All experiments were approved by the Massachusetts General Hospital Subcommittee on Research Animal Care. Sprague-Dawley (SD; Harlan, Indianapolis, IN) and Osborne-Mendel (OM; personal colony) were individually housed in a barrier animal facility. Animals were either fed regular rodent chow or diet with 35% calories from fat (high fat diet, [HFD]; Pharmaserv, Framingham, MA), where indicated in Study Design and text.
The ELS is a flexible, polytetrafluoroethylene tube with an expandable metal anchoring crown at the proximal end (GI Dynamics, Inc., Watertown, MA). The tube is 10 cm long with radioopaque markers at 5 and 10 cm. After overnight fasting, rats were maintained on inhaled anesthesia throughout surgical implantation of the device. After releasing the intestine from the ligament of Trietz, two enterotomies were introduced, one just distal to the pylorus and the other 10 cm from the pylorus. Next, an introduction catheter was threaded into the GI tract in a retrograde manner through the distal enterotomy to exit from the proximal duodenotomy. The flexible end of the ELS device was then sutured to the tip of the introduction catheter, and the ELS was pulled into the intestine by withdrawal of the introduction catheter. The duodenotomy was then repaired, and the crown of the ELS anchored to a surgical pledget situated within the subcutaneous compartment between skin and abdominal musculature. Finally, the distal enterotomy and laparotomy were repaired. The sham operation (SO) consisted of laparotomy with repair; release of the proximal intestine from the ligament of Trietz; duodenotomy with repair; and enterotomy with repair. Anesthesia time was standardized to 1.5 hours for both surgical groups. After surgery, animals were provided liquid diet advanced as tolerated and solid diet by postoperative day 7. Starting during post-operative week (POW) 2, animals were evaluated by fluoroscopy on a weekly basis to ensure ELS retention. Animals were restrained with a translucent animal restrainer, in the absence of anesthesia, to obtain fluoroscopic images.
SD rats were provided ad libitum access to HFD from weaning to induce obesity, as previously described (29). Upon reaching a body weight of 675–700 g, rats were randomly allocated into two groups. ELS devices were implanted in one group (n=8) while rats in the second group underwent the SO (n=8). After postoperative recovery, animals were provided the HFD ad libitum, and body weight was assessed on a weekly basis. During the POW 8, daily food intake and stool weights were measured on 7 consecutive days. Stool caloric content was determined by bomb calorimetry, and stool fat content determined by differential calorimetry with and without lipid extraction, as previously described (30). During the POW 9 and 10, glucose metabolism was evaluated, as described below. Animals were sacrificed during POW 16, and necropsy was performed to confirm maintained positioning and patency of the ELS. During the study period, one of eight implanted devices (12%) dislodged from the duodenal wall, migrated distally as detected by fluoroscopy and was excreted into the stool; this animal was removed from the data analysis. In the other seven animals, the devices remained intact and stably positioned where implanted for the duration of the study.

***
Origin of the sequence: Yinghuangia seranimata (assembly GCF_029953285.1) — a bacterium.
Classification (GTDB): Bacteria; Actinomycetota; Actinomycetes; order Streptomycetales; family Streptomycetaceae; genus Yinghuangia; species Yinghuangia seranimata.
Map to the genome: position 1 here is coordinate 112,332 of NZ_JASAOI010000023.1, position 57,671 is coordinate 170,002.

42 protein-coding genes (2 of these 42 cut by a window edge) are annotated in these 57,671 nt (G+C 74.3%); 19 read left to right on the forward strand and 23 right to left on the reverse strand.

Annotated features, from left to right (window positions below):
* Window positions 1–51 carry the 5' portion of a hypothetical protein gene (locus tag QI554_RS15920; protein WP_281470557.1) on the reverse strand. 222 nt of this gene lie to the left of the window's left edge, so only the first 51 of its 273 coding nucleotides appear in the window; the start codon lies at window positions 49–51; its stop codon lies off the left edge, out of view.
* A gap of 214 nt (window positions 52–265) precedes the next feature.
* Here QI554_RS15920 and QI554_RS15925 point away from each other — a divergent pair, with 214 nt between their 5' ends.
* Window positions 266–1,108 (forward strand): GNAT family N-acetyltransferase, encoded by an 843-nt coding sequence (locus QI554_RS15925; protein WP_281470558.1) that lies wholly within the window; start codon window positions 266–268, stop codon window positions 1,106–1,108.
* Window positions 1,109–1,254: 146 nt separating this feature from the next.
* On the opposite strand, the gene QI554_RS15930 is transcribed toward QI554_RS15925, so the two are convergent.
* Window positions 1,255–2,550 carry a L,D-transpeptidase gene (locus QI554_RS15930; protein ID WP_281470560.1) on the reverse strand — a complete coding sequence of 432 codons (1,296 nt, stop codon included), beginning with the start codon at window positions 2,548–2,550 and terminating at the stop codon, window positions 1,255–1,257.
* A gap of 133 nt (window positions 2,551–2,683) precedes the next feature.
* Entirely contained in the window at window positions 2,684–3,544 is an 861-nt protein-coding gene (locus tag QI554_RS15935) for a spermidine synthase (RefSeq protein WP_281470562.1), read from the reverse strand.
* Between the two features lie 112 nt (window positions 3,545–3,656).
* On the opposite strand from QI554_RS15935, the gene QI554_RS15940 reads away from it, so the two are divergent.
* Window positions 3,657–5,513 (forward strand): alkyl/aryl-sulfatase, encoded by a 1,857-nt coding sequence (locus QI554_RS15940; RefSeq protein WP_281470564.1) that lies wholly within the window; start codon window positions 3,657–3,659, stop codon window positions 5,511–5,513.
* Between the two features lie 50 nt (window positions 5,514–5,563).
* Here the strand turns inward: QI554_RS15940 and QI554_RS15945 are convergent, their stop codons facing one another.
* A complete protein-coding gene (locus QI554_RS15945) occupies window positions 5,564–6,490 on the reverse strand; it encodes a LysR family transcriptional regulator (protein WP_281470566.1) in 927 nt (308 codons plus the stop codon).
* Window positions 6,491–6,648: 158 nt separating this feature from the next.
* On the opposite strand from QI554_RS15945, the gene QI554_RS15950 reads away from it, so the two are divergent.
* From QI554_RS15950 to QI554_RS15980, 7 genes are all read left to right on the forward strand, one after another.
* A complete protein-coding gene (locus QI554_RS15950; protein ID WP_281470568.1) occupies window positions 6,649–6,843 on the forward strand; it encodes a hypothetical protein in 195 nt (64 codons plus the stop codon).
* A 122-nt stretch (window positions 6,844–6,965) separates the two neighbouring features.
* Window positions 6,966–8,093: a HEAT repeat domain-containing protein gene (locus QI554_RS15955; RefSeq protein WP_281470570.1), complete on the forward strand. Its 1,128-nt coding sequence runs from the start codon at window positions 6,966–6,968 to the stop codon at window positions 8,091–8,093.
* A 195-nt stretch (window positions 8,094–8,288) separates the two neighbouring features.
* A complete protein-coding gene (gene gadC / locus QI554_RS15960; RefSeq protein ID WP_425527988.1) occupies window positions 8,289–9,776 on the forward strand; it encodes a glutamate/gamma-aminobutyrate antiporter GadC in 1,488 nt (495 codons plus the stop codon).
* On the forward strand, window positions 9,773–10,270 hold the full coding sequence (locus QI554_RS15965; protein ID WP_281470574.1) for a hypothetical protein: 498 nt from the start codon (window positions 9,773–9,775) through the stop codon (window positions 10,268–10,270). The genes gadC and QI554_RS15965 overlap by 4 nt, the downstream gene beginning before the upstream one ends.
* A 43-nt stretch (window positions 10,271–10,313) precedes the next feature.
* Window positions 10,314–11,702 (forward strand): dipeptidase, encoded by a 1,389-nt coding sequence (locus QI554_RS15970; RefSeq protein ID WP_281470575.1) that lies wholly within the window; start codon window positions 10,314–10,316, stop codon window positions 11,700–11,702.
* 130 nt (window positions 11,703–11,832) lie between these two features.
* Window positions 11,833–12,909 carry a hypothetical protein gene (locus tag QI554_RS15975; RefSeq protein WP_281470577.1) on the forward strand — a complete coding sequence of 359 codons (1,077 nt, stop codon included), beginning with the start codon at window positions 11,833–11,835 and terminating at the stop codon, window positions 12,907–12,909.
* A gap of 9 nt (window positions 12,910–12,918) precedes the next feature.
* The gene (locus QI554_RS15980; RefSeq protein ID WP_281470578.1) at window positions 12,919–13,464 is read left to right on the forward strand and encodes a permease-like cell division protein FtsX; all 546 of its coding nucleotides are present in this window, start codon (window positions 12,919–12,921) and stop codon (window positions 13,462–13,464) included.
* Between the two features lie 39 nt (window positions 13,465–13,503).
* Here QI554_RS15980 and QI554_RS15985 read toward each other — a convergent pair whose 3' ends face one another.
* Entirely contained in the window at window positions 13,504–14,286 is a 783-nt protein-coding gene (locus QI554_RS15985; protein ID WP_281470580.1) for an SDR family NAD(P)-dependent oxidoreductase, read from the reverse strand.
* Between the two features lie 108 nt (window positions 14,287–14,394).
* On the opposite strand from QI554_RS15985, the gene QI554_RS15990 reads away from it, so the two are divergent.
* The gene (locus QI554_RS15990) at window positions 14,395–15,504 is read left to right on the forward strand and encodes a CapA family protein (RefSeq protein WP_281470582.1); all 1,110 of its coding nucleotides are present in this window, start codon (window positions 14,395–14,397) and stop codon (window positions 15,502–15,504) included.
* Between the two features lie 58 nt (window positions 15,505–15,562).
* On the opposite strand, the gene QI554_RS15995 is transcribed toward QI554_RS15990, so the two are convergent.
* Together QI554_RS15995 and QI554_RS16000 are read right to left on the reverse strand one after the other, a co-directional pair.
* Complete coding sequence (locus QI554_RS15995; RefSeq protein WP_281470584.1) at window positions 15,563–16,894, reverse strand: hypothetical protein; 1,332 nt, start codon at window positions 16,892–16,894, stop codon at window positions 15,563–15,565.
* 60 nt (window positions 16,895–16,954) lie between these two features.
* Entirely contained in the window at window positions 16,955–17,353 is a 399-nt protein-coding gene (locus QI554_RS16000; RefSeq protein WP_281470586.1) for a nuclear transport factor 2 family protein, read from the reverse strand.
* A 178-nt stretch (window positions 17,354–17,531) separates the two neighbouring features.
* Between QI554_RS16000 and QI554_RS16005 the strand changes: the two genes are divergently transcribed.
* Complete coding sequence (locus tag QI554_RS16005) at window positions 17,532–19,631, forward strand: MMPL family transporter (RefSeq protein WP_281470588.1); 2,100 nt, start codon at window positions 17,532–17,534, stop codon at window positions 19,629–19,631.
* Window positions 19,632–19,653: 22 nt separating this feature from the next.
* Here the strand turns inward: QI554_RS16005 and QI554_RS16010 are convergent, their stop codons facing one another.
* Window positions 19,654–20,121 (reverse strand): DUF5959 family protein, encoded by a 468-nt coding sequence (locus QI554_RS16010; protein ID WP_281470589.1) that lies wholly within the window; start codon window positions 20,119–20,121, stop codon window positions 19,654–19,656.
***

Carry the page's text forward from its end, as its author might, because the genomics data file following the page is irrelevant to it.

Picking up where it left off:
To determine the effect of ELS implantation on acute body weight gain, ELS devices were implanted in lean, male OM rats. OM rats were used in this study because of their exaggerated and accelerated weight gain phenotype when provided ad libitum access to a HFD (31). To maintain a lean phenotype, OM rats were provided ad libitum access to regular chow from weaning. At 12 weeks of age, rats underwent either ELS implantation (n=15) or SO (n=15). In this experiment, ELS devices were implanted as previously described, except for the absence of the subcutaneous anchoring pledget. After postoperative recovery, animals were provided ad libitum access to HFD. Body weight and fluoroscopic ELS retention was assessed on a weekly basis and animals were sacrificed during POW 4 to confirm ELS positioning and patency. During the study period, the ELS device dislodged and migrated distally, as determined by fluoroscopy, in a subgroup of ELS-treated OM rats. This observed migration, apparently facilitated by the lack of a anchoring pledget in this series of experiments, occurred in 7 of 15 animals (46%). These animals were followed prospectively for the duration of the study to determine the effect of ELS migration on acute body weight gain. The ELS device remained appropriately positioned and patent in 8 of 15 ELS-treated rats (54%) for the duration of the study.
Metabolic studies were performed after an 18 hr overnight fast, unless otherwise indicated. Fasting blood glucose was measured from blood obtained by tail-stick, using a glucometer (Lifescan, Milpitas, CA). Glucose tolerance testing (GTT) was performed after administration of glucose (1 g/kg body weight) by oral gavage or intraperitoneal (IP) injection, as indicated in text and figures, and assessed using area under the curve (AUC) analysis of glucose excursion curves. Plasma insulin levels were determined by ELISA (CrystalChem, Downers Grove, IL). Homeostasis Model Assessment (HOMA) for insulin resistance (IR) and β-cell function (%B) were calculated as previously described (26). The acute insulin response (AIR) was calculated as previously described (33). Insulin tolerance testing (ITT) was performed after IP administration of insulin, 0.6 U/kg body weight (Eli Lilly, Indianapolis, IN), to ad libitum-fed rats and assessed using AUC analysis of glucose disappearance curves. Plasma total (acylated and de-acylated) ghrelin levels were determined by radioimmunoassay (Phoenix Pharmaceuticals, Burlingame, CA).